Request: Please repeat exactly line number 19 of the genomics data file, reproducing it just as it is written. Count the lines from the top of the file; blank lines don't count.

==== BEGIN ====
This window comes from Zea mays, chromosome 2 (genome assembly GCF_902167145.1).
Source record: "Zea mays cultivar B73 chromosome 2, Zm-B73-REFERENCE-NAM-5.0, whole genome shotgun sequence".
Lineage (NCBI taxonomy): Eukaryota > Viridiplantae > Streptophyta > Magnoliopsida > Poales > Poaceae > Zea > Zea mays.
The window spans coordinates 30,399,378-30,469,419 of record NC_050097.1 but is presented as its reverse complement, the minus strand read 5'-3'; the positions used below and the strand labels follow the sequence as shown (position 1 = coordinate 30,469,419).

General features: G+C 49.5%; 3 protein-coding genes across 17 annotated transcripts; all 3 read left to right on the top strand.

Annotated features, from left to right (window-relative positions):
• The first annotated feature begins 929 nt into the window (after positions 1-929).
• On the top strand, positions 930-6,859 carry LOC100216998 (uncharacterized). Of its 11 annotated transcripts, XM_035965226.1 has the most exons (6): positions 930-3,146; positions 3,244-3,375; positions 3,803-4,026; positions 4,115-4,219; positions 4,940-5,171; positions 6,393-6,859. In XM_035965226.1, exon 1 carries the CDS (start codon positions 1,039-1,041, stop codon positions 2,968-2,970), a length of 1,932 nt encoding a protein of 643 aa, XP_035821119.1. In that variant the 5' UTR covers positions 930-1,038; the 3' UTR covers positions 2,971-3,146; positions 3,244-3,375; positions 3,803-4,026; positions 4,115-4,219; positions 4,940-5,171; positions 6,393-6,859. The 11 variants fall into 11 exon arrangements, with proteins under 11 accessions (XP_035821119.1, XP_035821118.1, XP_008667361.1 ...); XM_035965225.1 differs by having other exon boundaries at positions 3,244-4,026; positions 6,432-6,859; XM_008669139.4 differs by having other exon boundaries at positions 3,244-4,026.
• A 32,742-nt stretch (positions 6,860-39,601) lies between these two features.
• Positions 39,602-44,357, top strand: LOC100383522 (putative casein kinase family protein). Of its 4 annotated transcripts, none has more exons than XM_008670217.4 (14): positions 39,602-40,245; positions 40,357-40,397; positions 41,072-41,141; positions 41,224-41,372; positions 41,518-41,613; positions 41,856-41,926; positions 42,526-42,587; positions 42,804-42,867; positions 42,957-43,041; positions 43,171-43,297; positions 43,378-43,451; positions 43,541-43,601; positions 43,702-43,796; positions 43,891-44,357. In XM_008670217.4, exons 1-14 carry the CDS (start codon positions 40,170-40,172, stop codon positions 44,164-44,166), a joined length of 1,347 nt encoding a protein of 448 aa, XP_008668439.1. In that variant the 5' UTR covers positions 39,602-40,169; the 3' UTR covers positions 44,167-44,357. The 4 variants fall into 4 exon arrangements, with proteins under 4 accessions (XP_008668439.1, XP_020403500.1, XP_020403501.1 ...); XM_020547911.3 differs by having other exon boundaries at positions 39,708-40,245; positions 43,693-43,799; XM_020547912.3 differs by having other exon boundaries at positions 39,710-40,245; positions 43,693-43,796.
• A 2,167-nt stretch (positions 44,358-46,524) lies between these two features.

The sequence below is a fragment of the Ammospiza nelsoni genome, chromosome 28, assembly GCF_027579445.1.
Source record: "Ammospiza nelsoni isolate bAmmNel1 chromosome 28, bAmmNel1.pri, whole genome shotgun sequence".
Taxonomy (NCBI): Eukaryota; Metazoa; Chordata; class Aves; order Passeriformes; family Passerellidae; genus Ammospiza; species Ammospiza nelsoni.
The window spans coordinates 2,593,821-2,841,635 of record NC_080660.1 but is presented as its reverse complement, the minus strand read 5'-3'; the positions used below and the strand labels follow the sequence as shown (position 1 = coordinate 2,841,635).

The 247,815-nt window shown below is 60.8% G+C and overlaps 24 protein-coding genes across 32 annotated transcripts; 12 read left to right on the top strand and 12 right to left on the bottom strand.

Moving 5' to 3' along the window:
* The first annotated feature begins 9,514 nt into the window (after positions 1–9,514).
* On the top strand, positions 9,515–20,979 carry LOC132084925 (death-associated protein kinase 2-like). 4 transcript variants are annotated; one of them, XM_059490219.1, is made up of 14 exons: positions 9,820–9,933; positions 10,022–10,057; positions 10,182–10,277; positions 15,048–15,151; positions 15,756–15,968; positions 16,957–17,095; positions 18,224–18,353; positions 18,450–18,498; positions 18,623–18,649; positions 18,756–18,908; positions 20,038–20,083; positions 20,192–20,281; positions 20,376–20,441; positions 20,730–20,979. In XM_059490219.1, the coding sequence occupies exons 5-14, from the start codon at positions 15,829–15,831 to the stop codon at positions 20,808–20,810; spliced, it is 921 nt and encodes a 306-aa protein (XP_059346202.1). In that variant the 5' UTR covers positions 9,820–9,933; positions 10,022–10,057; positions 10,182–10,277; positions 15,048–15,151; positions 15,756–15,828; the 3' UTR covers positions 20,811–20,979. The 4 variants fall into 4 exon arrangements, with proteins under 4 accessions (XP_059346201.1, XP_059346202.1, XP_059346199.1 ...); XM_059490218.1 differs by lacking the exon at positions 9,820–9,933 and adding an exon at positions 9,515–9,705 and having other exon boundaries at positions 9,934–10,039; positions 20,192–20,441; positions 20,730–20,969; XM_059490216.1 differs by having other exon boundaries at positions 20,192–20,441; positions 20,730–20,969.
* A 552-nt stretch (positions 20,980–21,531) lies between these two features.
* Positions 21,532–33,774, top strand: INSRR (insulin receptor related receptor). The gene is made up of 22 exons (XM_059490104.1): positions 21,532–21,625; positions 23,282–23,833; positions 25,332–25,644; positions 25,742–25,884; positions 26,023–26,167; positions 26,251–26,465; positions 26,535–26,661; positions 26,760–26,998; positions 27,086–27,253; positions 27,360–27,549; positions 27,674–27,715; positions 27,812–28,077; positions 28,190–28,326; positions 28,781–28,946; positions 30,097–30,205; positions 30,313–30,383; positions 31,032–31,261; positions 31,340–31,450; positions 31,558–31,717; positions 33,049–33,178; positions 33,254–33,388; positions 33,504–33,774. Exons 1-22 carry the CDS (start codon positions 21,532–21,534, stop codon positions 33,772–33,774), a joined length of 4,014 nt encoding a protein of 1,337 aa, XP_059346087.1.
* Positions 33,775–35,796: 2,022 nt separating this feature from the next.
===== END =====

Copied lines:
* On the top strand, positions 9,515–20,979 carry LOC132084925 (death-associated protein kinase 2-like). 4 transcript variants are annotated; one of them, XM_059490219.1, is made up of 14 exons: positions 9,820–9,933; positions 10,022–10,057; positions 10,182–10,277; positions 15,048–15,151; positions 15,756–15,968; positions 16,957–17,095; positions 18,224–18,353; positions 18,450–18,498; positions 18,623–18,649; positions 18,756–18,908; positions 20,038–20,083; positions 20,192–20,281; positions 20,376–20,441; positions 20,730–20,979. In XM_059490219.1, the coding sequence occupies exons 5-14, from the start codon at positions 15,829–15,831 to the stop codon at positions 20,808–20,810; spliced, it is 921 nt and encodes a 306-aa protein (XP_059346202.1). In that variant the 5' UTR covers positions 9,820–9,933; positions 10,022–10,057; positions 10,182–10,277; positions 15,048–15,151; positions 15,756–15,828; the 3' UTR covers positions 20,811–20,979. The 4 variants fall into 4 exon arrangements, with proteins under 4 accessions (XP_059346201.1, XP_059346202.1, XP_059346199.1 ...); XM_059490218.1 differs by lacking the exon at positions 9,820–9,933 and adding an exon at positions 9,515–9,705 and having other exon boundaries at positions 9,934–10,039; positions 20,192–20,441; positions 20,730–20,969; XM_059490216.1 differs by having other exon boundaries at positions 20,192–20,441; positions 20,730–20,969.